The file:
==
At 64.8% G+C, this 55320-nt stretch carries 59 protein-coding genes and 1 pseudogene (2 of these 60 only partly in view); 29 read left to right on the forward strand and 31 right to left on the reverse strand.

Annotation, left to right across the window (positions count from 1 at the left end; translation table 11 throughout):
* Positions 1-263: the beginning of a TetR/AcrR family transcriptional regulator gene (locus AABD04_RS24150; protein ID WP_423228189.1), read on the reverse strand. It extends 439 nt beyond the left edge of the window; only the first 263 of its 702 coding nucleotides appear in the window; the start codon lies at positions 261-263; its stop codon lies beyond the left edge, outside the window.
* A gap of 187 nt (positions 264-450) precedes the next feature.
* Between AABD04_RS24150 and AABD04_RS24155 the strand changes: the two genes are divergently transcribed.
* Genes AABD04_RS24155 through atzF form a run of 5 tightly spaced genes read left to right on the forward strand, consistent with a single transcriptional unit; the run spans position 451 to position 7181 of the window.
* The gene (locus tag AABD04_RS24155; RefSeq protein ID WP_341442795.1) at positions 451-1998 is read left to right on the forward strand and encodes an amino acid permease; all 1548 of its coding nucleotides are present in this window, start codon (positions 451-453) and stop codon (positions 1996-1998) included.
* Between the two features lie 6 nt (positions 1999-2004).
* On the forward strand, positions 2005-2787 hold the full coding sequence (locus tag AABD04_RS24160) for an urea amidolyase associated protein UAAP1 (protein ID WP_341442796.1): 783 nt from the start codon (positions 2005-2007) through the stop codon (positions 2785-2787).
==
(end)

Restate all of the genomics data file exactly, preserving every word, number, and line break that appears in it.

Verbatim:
At 64.8% G+C, this 55320-nt stretch carries 59 protein-coding genes and 1 pseudogene (2 of these 60 only partly in view); 29 read left to right on the forward strand and 31 right to left on the reverse strand.

Annotation, left to right across the window (positions count from 1 at the left end; translation table 11 throughout):
* Positions 1-263: the beginning of a TetR/AcrR family transcriptional regulator gene (locus AABD04_RS24150; protein ID WP_423228189.1), read on the reverse strand. It extends 439 nt beyond the left edge of the window; only the first 263 of its 702 coding nucleotides appear in the window; the start codon lies at positions 261-263; its stop codon lies beyond the left edge, outside the window.
* A gap of 187 nt (positions 264-450) precedes the next feature.
* Between AABD04_RS24150 and AABD04_RS24155 the strand changes: the two genes are divergently transcribed.
* Genes AABD04_RS24155 through atzF form a run of 5 tightly spaced genes read left to right on the forward strand, consistent with a single transcriptional unit; the run spans position 451 to position 7181 of the window.
* The gene (locus tag AABD04_RS24155; RefSeq protein ID WP_341442795.1) at positions 451-1998 is read left to right on the forward strand and encodes an amino acid permease; all 1548 of its coding nucleotides are present in this window, start codon (positions 451-453) and stop codon (positions 1996-1998) included.
* Between the two features lie 6 nt (positions 1999-2004).
* On the forward strand, positions 2005-2787 hold the full coding sequence (locus tag AABD04_RS24160) for an urea amidolyase associated protein UAAP1 (protein ID WP_341442796.1): 783 nt from the start codon (positions 2005-2007) through the stop codon (positions 2785-2787).